It’s a long way from Babylon to the court of God.
Not really. God is everywhere. But as we serve God, and as people come to know God, the journey is often long.
This is all emphasized in Daniel 4.
Nebuchadnezzar refers to Daniel as one who has the “spirit of the holy gods.” He’s a polythiest. He never renounces his polytheism, but after an encounter with the true God, he recognizes there is a “Most High” god. After all the years of Daniel’s influence, that’s as far as he got theologically.
But notice Daniel. He is the “chief” of the magicians. How could he occupy this position when the law of God plainly forbade magic? Before we are too critical, we might note that Daniel never engages in magic. But through his connection with God, he seems to be a magician. Daniel never claims to have power himself, but gives all credit to the Most High God. When you live in a pagan world, sometimes you will occupy uncomfortable positions that may bring criticism from the orthodox. You simply have to do the best you can.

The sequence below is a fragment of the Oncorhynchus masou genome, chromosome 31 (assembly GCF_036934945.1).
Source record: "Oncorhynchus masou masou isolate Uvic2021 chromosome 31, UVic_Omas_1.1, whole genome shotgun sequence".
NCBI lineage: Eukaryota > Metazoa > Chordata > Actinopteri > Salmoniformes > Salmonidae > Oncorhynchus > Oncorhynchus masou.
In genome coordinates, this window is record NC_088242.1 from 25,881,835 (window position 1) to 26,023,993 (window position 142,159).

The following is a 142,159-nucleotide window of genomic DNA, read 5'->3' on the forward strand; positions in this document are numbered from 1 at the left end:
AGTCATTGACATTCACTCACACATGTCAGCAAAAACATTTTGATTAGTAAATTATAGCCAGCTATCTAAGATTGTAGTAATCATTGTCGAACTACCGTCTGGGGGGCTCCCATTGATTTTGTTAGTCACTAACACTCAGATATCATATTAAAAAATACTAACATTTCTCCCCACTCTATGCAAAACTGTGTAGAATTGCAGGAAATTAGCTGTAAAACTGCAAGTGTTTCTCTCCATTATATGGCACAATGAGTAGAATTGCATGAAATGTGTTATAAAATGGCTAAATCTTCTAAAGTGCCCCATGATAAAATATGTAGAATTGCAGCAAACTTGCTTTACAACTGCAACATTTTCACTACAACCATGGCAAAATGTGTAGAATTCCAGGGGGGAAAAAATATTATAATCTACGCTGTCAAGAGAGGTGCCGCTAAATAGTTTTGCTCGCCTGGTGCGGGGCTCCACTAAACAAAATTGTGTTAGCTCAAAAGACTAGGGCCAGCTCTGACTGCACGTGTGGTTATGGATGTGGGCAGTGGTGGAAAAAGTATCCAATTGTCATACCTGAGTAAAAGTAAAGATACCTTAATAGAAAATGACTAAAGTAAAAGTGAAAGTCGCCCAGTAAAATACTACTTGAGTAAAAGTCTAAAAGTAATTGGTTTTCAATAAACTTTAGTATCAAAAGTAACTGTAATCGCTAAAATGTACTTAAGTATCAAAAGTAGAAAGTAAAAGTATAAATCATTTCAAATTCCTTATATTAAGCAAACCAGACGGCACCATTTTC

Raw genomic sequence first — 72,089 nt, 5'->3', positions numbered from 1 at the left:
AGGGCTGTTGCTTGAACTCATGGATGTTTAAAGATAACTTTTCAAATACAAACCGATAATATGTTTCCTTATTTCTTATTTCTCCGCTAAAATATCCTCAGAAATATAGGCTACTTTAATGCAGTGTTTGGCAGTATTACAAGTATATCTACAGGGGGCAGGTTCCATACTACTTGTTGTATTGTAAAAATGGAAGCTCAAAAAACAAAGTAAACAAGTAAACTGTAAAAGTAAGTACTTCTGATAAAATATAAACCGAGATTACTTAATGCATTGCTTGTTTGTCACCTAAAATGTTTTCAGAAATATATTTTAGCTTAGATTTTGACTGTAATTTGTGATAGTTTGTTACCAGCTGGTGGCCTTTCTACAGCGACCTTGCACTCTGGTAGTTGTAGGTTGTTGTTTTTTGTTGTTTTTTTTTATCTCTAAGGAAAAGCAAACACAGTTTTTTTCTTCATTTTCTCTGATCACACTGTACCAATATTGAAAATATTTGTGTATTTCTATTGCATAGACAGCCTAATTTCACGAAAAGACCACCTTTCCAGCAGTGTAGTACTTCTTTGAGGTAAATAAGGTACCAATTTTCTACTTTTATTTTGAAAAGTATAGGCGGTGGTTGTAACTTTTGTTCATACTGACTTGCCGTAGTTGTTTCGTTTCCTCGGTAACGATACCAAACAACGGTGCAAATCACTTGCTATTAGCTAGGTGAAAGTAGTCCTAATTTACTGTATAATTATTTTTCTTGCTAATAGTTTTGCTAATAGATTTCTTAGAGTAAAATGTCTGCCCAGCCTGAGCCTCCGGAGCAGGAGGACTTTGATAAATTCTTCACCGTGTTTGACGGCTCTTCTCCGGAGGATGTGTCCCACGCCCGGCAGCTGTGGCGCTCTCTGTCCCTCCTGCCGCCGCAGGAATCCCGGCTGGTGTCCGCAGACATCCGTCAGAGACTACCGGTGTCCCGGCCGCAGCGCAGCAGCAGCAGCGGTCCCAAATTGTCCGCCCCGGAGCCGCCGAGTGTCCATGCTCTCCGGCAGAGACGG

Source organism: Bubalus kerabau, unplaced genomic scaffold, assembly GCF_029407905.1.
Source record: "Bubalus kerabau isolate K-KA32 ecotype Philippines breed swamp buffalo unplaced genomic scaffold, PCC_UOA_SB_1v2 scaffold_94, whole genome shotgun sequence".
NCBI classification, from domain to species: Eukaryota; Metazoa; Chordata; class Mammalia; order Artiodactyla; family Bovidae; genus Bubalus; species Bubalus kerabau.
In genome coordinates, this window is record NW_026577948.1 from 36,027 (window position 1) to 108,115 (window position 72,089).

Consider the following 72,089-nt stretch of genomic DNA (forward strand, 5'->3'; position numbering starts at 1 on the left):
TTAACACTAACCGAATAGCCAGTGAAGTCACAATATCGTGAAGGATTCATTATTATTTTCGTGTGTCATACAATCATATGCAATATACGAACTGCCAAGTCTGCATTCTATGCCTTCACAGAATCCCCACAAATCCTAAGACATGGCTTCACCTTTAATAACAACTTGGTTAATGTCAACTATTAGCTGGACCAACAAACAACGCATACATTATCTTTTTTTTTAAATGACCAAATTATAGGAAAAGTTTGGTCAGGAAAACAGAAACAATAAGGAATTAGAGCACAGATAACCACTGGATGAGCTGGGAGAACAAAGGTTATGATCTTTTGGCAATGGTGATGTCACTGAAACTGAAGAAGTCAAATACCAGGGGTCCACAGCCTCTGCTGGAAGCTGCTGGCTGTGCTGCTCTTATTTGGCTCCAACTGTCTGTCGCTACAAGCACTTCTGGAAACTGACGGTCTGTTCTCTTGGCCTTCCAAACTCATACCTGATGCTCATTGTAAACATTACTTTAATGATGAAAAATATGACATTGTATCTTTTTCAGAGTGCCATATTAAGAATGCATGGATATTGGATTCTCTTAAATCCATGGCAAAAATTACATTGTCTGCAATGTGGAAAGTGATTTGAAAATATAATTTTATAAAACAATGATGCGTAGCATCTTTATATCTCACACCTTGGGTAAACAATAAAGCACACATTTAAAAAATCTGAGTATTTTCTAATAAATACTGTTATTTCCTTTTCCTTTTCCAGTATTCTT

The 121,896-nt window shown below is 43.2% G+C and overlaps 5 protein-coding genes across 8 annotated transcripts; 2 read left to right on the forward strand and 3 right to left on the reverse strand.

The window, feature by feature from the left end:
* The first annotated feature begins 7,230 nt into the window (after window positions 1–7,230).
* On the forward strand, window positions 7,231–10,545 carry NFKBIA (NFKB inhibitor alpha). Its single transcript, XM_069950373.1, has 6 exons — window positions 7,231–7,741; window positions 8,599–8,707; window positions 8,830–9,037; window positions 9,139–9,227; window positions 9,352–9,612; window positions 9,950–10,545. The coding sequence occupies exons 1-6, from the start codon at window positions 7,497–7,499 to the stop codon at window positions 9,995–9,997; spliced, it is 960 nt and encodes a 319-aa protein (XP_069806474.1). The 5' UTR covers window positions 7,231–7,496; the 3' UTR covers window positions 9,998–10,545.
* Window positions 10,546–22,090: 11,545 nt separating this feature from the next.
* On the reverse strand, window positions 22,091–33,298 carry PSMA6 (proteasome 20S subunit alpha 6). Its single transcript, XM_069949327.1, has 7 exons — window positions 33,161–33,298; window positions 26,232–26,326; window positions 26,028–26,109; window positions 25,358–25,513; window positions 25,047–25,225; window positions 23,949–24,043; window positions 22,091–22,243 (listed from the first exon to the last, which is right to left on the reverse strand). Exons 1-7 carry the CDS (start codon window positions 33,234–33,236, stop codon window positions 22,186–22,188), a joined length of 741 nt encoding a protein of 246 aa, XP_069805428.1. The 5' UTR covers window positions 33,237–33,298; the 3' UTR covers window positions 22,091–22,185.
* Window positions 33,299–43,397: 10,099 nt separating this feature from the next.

Note that Nebuchadnezzar does not do what God commands, to “to right” and be kind to the oppressed, and the result is that God breaks him. Every time a government leader becomes broken through his rejection of a godly lifestyle, I am reminded of Nebuchadnezzar. Christians may wrongly believe that you can’t expect non-Christians to live as Christians live, but God does not subscribe to any such notion. They may not be God’s people, but they’d better behave.